Two grainy videos showing the moments leading up to the death of Usaamah Rahim don't appear to support earlier claims that the man under FBI surveillance was shot in the back in a Boston parking lot.
The videos, released by Boston authorities, show Rahim, a private security officer accused of plotting to behead law enforcement personnel, walking across the parking lot to a bus stop seconds before authorities approach, police said.
At least five officers are seen surrounding Rahim, who seems to walk toward them at one point. As the incident appears to escalate, a yellow car parked nearby is seen driving off. Shortly after, Rahim appears to double over and falls to the ground.
Police said they opened fire when Rahim lunged at them with a knife. But the videos, shot from surveillance cameras at a Burger King about 50 yards away, do not clearly show the large knife police have described Rahim as wielding in the moments before he was shot.
Initially, Rahim's family disputed the police version of events, and his brother, Imam Ibrahim Rahim, said that his sibling had been shot in the back.
Suffolk County Dist. Atty. Daniel F. Conley, who released the video, said that he was doing so to help "tamp down rumors and bad information," and that he had not yet made a legal determination in the officers' use of force.
But Boston Police Commissioner William B. Evans said the video "speaks for itself" and praised law enforcement officials, saying they "averted a serious tragedy that day."
"It was either us or them, and thank God none of us were hurt," said Evans, who added that Rahim was within "striking distance" of officers and was given "many chances" to put down his weapon.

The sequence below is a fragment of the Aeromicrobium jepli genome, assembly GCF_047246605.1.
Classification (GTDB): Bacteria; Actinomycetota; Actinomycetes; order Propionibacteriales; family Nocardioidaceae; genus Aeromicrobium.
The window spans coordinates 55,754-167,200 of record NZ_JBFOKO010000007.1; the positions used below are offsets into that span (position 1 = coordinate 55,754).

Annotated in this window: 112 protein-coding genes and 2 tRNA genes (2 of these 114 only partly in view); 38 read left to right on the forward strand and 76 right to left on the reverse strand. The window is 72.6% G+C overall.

Rahim and his nephew, David Wright, 24, had been under law enforcement surveillance for at least several days, police said, and had allegedly discussed Rahim's plan to attack officers.
According to a complaint filed against Wright, authorities intercepted a call Tuesday between Wright and Rahim hours before the shooting in which Rahim said, "I'm just going to … go after them, those boys in blue," a reference to police officers, "cause … it's the easiest target."
After the call, authorities said, Rahim left his house and headed toward a bus stop near a CVS pharmacy. When officials with Boston police and the FBI approached him without guns drawn, police said, Rahim pulled out a large knife "unprovoked" and ignored commands to drop it before being shot to death.
Wright has been charged with conspiring to destroy evidence after officials said he told Rahim to destroy his phone.
The FBI and district attorney's office are conducting two use-of-force investigations related to the incident, officials said.